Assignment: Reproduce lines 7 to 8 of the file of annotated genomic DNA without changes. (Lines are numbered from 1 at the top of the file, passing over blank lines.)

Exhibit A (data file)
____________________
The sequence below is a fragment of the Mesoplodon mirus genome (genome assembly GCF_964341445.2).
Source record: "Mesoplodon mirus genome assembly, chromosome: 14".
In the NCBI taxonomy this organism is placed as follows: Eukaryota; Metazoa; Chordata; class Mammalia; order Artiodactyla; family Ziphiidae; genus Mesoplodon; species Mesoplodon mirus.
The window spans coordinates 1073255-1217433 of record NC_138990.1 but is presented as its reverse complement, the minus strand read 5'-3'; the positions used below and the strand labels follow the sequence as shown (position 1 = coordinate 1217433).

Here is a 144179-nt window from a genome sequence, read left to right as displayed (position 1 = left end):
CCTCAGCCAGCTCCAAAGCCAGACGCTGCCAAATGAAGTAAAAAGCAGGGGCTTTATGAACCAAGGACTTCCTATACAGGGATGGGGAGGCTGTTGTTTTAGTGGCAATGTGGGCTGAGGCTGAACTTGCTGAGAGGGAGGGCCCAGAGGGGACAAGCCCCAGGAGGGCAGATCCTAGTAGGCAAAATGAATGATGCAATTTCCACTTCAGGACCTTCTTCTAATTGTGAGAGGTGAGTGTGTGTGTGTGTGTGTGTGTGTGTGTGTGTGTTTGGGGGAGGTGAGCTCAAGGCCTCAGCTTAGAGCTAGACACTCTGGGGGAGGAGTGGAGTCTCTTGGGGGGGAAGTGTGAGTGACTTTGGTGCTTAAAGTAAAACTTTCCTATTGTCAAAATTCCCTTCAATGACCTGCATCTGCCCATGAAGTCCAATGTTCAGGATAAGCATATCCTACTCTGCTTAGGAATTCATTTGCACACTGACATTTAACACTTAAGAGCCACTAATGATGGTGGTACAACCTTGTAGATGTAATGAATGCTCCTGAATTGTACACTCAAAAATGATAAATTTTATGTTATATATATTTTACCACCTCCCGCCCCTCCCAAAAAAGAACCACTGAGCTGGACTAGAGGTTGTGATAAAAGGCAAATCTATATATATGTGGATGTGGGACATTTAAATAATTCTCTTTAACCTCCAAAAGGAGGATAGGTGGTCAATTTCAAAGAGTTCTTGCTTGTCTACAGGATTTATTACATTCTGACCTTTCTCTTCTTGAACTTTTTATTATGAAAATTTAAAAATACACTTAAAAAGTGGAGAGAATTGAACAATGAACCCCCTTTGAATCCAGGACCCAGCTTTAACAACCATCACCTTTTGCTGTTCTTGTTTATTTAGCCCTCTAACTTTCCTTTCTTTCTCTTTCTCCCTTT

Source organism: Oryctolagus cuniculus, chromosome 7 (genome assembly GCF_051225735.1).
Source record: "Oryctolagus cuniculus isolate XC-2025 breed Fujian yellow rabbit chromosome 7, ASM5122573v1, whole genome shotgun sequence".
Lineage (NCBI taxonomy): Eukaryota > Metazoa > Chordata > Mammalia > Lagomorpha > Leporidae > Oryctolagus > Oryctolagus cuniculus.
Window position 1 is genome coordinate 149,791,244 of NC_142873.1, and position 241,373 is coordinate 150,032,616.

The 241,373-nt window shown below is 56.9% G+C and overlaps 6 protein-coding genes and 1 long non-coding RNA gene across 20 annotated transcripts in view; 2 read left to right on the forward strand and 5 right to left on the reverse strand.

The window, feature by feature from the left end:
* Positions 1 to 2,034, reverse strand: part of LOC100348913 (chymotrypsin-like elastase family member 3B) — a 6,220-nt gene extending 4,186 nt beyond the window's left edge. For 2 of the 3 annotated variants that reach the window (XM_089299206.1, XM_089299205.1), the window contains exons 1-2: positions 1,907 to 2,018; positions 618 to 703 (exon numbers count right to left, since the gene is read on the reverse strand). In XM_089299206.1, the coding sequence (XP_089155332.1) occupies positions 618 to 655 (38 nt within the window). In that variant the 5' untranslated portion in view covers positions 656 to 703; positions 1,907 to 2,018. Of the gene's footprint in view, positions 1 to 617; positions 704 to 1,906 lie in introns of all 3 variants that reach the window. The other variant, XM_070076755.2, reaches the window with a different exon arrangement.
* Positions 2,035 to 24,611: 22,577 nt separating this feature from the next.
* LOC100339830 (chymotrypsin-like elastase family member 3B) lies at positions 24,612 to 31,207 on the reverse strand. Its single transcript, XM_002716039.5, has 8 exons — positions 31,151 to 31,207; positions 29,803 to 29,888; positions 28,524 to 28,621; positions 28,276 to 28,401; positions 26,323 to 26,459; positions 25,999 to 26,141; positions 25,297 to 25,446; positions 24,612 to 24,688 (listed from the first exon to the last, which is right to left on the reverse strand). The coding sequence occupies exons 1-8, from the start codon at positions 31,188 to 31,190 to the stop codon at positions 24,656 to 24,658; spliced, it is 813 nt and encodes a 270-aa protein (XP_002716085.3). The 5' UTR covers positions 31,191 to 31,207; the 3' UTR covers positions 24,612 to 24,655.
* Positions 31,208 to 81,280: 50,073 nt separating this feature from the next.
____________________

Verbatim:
Source organism: Oryctolagus cuniculus, chromosome 7 (genome assembly GCF_051225735.1).
Source record: "Oryctolagus cuniculus isolate XC-2025 breed Fujian yellow rabbit chromosome 7, ASM5122573v1, whole genome shotgun sequence".